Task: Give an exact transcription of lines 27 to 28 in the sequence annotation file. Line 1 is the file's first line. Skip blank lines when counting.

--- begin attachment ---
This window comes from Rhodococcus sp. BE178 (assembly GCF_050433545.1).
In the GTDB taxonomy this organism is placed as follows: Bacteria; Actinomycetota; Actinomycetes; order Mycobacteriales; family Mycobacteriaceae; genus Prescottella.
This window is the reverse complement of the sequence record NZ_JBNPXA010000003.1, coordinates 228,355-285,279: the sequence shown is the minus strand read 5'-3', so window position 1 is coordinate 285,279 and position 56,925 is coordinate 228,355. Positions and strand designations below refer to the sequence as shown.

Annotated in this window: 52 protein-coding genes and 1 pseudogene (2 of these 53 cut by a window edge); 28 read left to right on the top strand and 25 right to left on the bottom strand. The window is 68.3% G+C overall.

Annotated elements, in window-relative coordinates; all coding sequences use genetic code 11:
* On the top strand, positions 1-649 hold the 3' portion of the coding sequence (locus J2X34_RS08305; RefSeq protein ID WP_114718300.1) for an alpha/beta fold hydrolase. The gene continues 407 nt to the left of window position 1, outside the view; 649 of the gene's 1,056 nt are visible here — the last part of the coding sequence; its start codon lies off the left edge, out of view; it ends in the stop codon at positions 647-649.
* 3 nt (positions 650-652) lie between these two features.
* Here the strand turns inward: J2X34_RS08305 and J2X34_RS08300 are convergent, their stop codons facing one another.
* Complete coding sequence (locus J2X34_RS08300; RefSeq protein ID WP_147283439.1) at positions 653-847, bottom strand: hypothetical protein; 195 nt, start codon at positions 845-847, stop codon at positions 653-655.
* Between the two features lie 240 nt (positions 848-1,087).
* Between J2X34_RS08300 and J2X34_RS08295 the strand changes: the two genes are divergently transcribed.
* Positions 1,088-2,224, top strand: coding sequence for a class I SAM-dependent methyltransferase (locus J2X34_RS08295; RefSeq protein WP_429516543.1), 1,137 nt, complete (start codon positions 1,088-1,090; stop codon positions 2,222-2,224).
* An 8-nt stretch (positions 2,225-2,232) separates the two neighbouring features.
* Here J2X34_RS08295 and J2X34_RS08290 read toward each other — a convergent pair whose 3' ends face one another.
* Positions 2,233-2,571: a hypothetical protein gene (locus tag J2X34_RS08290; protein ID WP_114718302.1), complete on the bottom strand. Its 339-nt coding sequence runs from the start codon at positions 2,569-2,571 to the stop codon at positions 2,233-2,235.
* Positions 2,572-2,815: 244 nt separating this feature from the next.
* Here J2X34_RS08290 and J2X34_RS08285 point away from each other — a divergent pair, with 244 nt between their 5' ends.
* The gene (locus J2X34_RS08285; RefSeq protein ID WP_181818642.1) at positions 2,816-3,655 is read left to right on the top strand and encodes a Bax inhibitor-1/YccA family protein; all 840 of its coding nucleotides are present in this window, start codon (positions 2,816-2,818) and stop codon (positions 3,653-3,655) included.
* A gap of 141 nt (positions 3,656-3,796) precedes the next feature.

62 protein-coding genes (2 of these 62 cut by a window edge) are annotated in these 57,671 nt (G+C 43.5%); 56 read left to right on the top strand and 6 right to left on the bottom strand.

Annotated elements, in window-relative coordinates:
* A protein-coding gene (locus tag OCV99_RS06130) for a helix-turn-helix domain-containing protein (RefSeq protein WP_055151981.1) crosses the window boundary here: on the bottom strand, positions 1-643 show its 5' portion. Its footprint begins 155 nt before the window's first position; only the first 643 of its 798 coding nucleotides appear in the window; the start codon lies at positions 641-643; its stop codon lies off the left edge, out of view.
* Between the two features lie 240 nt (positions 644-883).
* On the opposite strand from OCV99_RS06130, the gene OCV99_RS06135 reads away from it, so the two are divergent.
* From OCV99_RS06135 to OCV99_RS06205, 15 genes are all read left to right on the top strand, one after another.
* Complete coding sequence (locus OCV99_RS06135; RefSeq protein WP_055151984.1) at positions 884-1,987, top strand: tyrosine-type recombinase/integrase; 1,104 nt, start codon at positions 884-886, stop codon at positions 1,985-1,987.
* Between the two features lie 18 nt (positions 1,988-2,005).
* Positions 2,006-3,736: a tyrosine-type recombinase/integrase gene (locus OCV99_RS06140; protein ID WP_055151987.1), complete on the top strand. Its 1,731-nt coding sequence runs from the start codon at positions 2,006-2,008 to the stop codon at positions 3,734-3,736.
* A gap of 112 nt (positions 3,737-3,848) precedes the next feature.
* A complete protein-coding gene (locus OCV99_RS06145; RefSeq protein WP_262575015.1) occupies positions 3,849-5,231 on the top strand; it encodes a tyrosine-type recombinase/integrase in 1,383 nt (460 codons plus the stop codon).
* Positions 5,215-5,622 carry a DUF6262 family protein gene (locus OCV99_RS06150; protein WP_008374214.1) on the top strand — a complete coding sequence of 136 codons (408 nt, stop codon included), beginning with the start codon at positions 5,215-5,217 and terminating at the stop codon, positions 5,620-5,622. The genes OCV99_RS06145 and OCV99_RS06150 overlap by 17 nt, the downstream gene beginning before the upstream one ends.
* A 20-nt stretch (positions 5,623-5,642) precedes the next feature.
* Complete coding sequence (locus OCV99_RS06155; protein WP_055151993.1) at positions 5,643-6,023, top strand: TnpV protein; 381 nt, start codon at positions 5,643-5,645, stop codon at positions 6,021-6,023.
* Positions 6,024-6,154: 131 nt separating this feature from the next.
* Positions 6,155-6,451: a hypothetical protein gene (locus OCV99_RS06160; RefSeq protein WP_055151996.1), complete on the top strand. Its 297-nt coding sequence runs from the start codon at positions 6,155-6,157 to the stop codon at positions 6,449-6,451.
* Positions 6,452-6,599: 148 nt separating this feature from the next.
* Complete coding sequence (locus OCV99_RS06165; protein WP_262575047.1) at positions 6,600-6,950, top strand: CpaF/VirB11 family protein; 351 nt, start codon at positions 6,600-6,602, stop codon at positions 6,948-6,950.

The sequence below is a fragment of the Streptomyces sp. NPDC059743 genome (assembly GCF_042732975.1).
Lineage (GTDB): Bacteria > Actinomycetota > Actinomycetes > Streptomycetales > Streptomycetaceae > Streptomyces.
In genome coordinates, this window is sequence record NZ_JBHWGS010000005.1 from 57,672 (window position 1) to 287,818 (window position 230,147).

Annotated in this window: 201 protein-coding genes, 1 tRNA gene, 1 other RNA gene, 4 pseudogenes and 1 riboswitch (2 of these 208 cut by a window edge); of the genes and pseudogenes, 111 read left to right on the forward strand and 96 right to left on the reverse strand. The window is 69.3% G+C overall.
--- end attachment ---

* Between the two features lie 18 nt (positions 1,988-2,005).
* Positions 2,006-3,736: a tyrosine-type recombinase/integrase gene (locus OCV99_RS06140; protein ID WP_055151987.1), complete on the top strand. Its 1,731-nt coding sequence runs from the start codon at positions 2,006-2,008 to the stop codon at positions 3,734-3,736.